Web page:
The currently pending bills would impose restrictions on early and mail-in voting and purge any voter from the official rolls after not voting in two consecutive elections. One proposal that has especially alarmed voting rights advocates would empower Arizona’s state legislature to overturn presidential election results even after they are certified.
The Arizona state director of All Voting is Local told the Los Angeles Times, “They all add up to changing our election system in substantial ways to basically respond to the ‘Big Lie’,” referring to Trump’s claims the only explanation for his loss is widespread fraud.
The bills that have advanced have done so along party lines. Republican Arizona Rep. John Kavanagh, a cosponsor of several bills, made clear his interest in reducing the number of people who vote. “Republicans are more concerned about fraud, so we don’t mind putting security measures in that won’t let everybody vote – but everybody shouldn’t be voting,” Kavanaugh said “Not everybody wants to vote, and if somebody is uninterested in voting, that probably means that they’re totally uninformed on the issues […] Quantity is important, but we have to look at the quality of votes, as well.”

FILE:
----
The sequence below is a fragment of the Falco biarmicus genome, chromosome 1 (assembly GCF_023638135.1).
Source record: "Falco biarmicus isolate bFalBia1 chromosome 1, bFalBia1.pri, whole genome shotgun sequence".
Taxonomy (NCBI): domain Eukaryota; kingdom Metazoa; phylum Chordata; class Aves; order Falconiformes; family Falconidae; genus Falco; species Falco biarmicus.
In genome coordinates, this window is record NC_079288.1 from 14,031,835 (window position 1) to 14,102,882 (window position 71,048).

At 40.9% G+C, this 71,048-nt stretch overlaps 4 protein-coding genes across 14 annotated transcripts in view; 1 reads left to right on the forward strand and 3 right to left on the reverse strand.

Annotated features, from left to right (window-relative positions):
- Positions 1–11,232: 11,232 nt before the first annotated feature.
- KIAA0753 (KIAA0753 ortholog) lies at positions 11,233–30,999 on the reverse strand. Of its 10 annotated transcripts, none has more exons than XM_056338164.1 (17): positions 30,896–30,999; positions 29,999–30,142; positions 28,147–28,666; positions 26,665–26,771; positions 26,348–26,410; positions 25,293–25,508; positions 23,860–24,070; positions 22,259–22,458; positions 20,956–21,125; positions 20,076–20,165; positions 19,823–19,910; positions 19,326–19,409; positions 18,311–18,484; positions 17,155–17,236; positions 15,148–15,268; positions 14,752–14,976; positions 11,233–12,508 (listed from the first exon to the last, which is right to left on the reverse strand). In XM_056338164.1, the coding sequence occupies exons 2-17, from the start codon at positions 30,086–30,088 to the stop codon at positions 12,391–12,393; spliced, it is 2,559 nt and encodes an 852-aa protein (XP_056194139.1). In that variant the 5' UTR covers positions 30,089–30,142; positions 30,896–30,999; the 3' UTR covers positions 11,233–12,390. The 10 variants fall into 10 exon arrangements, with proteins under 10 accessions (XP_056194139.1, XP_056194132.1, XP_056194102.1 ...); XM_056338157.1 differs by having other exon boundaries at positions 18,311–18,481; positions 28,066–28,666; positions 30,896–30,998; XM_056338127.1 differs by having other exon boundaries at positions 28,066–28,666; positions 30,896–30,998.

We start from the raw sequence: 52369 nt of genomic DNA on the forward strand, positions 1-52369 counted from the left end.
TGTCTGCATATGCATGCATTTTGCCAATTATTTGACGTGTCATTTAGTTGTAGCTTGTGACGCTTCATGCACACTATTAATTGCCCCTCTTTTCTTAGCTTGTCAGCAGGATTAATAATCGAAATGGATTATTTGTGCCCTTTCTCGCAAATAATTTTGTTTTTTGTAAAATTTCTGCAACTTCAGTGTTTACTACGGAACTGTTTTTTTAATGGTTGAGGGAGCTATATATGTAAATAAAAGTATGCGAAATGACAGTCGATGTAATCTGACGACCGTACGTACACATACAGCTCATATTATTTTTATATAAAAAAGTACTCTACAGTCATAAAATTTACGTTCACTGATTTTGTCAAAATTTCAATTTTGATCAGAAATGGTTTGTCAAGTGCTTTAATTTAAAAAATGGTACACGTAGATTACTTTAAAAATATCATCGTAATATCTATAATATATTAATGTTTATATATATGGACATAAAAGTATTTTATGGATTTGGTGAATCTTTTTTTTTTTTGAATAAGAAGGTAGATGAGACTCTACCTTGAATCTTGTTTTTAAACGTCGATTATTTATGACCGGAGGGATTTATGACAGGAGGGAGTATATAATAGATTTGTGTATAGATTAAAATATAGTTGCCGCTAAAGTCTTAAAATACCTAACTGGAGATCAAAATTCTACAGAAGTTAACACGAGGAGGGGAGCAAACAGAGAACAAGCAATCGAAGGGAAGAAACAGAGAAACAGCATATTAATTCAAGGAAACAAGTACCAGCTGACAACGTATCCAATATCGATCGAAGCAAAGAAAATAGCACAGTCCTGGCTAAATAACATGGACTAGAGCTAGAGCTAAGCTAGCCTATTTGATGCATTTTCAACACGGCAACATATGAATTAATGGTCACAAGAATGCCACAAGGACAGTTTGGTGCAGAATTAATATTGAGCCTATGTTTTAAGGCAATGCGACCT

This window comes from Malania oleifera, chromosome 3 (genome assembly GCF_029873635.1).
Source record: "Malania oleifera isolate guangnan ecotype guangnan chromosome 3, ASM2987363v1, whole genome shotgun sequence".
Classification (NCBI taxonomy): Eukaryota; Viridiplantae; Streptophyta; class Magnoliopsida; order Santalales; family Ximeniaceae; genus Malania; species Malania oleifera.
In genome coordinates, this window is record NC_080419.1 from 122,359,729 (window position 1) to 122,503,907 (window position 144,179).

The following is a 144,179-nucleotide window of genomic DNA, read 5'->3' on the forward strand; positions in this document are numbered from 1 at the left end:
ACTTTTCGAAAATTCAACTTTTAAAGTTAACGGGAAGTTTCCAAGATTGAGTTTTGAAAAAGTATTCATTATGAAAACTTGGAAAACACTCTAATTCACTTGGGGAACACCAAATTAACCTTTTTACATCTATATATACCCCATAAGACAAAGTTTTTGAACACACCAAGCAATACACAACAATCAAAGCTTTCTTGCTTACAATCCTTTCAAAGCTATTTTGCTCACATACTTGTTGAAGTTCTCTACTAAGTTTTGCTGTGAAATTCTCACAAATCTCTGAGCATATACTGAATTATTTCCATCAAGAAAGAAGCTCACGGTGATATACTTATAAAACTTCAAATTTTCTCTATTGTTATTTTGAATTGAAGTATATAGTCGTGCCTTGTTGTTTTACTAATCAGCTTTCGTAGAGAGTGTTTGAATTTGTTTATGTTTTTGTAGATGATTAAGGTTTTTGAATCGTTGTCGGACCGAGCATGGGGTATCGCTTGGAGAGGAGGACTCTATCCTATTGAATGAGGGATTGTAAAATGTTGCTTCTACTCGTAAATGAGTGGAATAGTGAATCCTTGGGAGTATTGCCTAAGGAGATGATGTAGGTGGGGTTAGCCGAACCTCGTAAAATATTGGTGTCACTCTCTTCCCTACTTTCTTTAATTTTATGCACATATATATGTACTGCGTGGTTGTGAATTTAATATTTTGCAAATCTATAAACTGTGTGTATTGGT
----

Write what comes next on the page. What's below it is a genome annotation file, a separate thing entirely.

Georgia was a key battleground during the presidential campaign and also afterward, when Trump pressured Georgia officials to investigate election fraud and to “find” enough votes to turn the election in his favor.
After surprise victories by Biden and two Democratic U.S. Senate candidates during a January runoff election, Georgia’s Republican governor, Brian Kemp, and the state’s Republican-controlled legislature quickly pivoted to what they described as “security” measures designed to restore “confidence” in the state’s elections. Organizations like the Brennan Center for Justice and Voting Rights Lab have flagged the Georgia legislation as voter suppression efforts. In party-line votes, bills imposing new limits on absentee and early voting passed the Georgia House, and a bill to eliminate no-excuse absentee voting passed the Georgia Senate.